Kegs are cylindrical beer storage vessels that are typically constructed out of stainless steel or aluminum. They come in a variety of sizes from 2 gallons all the way up to a full size 1/2 barrel keg at 15.5 gallons.
I like to consider a keg to be a home brewer’s best friend. The primary benefit of a keg over bottles is the convenience. There is only one container to clean, sanitize, fill and carbonate; kegs are also very durable and allow you to modify your carbonation level if desired.
Most home brewers use a version of a 5 gallon keg known as a corny keg or Cornelius keg. Below is a photo of three varieties of 5 gallon kegs. On the left is a 5 gallon ball lock Cornelius keg, in the center is a 1/6th barrel keg (that you would typically receive from a large scale or craft brewery) and to the right is a pin lock conversion keg; all hold approximately 5 gallons of beer.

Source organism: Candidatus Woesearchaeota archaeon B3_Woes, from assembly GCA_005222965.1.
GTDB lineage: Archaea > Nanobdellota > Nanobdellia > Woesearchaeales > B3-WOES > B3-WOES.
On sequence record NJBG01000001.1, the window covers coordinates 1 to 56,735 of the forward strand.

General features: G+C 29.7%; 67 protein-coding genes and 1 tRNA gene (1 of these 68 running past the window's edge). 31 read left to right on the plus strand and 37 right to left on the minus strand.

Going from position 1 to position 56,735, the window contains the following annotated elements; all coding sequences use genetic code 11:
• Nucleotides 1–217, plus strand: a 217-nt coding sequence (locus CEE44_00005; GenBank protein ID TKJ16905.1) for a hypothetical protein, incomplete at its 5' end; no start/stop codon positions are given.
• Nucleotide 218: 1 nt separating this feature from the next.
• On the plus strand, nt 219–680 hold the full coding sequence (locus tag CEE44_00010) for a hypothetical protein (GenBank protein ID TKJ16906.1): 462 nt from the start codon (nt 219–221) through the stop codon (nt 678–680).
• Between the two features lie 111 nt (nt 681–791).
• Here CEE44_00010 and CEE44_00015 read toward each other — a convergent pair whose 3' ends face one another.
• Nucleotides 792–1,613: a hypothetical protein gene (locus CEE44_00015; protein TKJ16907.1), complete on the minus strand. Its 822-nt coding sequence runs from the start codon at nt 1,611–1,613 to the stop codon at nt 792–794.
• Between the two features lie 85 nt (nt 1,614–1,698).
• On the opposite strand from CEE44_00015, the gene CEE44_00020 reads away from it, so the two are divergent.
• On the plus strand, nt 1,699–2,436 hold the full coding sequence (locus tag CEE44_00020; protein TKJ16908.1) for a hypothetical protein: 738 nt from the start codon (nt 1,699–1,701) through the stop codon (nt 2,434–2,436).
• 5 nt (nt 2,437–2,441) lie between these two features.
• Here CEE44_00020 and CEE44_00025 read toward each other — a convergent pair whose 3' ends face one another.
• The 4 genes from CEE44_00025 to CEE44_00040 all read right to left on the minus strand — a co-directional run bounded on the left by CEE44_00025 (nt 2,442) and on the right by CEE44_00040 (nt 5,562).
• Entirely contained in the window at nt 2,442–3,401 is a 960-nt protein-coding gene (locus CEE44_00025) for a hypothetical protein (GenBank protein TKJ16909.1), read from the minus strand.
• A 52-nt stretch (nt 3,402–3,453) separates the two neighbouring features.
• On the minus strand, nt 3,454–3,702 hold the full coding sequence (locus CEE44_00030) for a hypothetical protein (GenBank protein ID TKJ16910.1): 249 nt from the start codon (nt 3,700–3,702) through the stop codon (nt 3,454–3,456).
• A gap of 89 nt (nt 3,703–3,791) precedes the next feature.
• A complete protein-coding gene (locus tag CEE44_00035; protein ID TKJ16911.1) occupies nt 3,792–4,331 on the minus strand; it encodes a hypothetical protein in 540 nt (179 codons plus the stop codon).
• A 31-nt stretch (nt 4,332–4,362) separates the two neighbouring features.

The ball lock kegs tend to be most common and prized by home brewers. I personally use both ball lock and pin lock kegs that have been converted to ball lock so that they are compatible with my CO2 system. I use my pin lock conversion kegs as fermentation vessels in my temperature controlled fermentation freezer. The pin lock kegs are shorter and wider which allows me to fit them in my fermentation freezer without the need of a collar extension for the freezer.
Special air locks are available for use with the keg-style fermenters; I only use them as a secondary fermenter due to the reduced head space available for the foam created during primary fermentation.
Below are three varieties of 5 gallon kegs.